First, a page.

This is an example of medical conference reporting that does not educate readers to any significant degree.
The story uses numbers willy-nilly without context or clarification. But because the numbers are big (164%…doubled), they may imply significance – significance that the story never determines.
This story exemplifies how easy it is to simply get it wrong when reporting on study results presented at annual meetings. The story is incomplete, over emphasizes surrogate endpoints and over-interprets their implications.
It’s America’s leading killer. And the story misleads and hypes. That’s why it matters.
No discussion of cost. Can’t you give us some ballpark of what it costs to offer “IV infusion of ‘good’ cholesterol”?
We appreciate the fact that CSL 112 is in an early stage of development and that costs are not known at the moment. But shouldn’t some attention be given to the potential impact of a drug that requires IV infusions?
In the second sentence, the story states that “The goal of the new treatment is to reduce the high risk of a second heart attack in people who have had a heart attack.” But it never addressed whether that goal was addressed by the findings reported.
What does it mean for cholesterol removal from the cells of health volunteers to rise 164%? That sounds whopping. But what does it mean?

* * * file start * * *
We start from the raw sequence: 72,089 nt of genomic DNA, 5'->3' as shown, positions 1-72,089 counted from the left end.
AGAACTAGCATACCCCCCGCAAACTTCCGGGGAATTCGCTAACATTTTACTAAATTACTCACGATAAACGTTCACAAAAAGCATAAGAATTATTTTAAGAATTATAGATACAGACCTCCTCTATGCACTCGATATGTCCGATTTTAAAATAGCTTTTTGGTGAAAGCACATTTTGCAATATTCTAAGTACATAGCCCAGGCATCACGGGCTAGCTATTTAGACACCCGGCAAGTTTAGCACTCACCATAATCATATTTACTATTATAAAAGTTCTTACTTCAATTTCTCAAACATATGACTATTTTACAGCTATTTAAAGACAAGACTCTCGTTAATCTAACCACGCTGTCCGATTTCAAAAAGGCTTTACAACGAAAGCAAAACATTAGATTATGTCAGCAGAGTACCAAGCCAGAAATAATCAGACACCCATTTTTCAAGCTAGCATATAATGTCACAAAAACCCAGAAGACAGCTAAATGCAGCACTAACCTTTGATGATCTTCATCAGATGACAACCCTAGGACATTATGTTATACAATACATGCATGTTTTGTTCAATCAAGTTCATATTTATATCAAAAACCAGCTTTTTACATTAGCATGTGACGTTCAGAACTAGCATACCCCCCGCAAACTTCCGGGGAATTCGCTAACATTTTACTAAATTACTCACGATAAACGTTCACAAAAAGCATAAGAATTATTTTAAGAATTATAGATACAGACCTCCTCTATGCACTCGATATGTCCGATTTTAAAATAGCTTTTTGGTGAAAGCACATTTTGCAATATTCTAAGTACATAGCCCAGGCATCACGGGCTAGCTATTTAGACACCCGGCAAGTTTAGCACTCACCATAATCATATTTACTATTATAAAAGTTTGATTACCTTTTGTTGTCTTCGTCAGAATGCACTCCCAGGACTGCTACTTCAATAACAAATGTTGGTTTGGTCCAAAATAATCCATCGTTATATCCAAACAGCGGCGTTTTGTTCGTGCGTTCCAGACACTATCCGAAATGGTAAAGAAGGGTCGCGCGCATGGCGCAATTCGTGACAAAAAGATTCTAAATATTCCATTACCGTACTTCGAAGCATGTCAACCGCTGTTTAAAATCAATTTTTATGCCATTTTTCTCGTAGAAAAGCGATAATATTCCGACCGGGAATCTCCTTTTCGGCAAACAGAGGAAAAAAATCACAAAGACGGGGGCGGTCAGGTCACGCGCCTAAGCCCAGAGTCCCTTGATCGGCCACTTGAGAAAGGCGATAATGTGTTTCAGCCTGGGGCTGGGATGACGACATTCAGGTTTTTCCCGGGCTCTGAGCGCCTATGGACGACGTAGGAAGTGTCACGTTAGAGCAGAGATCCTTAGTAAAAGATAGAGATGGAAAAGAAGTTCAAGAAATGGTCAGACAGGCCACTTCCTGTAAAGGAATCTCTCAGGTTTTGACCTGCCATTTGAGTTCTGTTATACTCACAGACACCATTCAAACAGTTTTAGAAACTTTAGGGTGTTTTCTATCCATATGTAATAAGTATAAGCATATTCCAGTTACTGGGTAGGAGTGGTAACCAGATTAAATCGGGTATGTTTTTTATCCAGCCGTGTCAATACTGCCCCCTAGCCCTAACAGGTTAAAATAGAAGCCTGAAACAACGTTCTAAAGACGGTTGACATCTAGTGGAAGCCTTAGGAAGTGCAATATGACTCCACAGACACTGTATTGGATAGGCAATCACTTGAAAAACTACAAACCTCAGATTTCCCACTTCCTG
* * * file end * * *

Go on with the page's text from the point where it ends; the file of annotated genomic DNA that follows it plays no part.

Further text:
What does it mean for levels of ApoA-1 to double? Again, sounds impressive. But does this translate to any clinical benefit?
Come on! This was a study in 57 healthy volunteers who received a single infusion of CSL 112 and were followed for a short period of time. Suggesting any benefit is pure speculation
It is ludicrous to simply report “There were no serious side effects” when the only data you’ve reported is two hours of observation of healthy volunteers!
First, were there ANY side effects? If so, what?
Second, how many people with diseased arteries (not healthy volunteers) would have to be treated and followed for how long in order to be able to say ANYTHING meaningful about side effects?
While the story included the boilerplate language at the end about this being based on a talk at a conference (which we appreciate), it missed the bigger point and never included any caveat about drawing conclusions from such a tiny, short-term study in healthy volunteers.
No overt disease-mongering.
One independent expert provided the only balance and the only caveat in the story.
Barely satisfactory, as the story at least nodded in the direction of other HDL-boosting drugs.
Significant omission. How does one get IV infusions of “good” HDL cholesterol? Where does one go for this? Is it only the experimental setting? You can’t assume that readers know and understand this.
There was not a word about whether this is the first such research attempt to use IV infusion of HDL cholesterol.
It does not appear that the story relied solely or largely on a news release.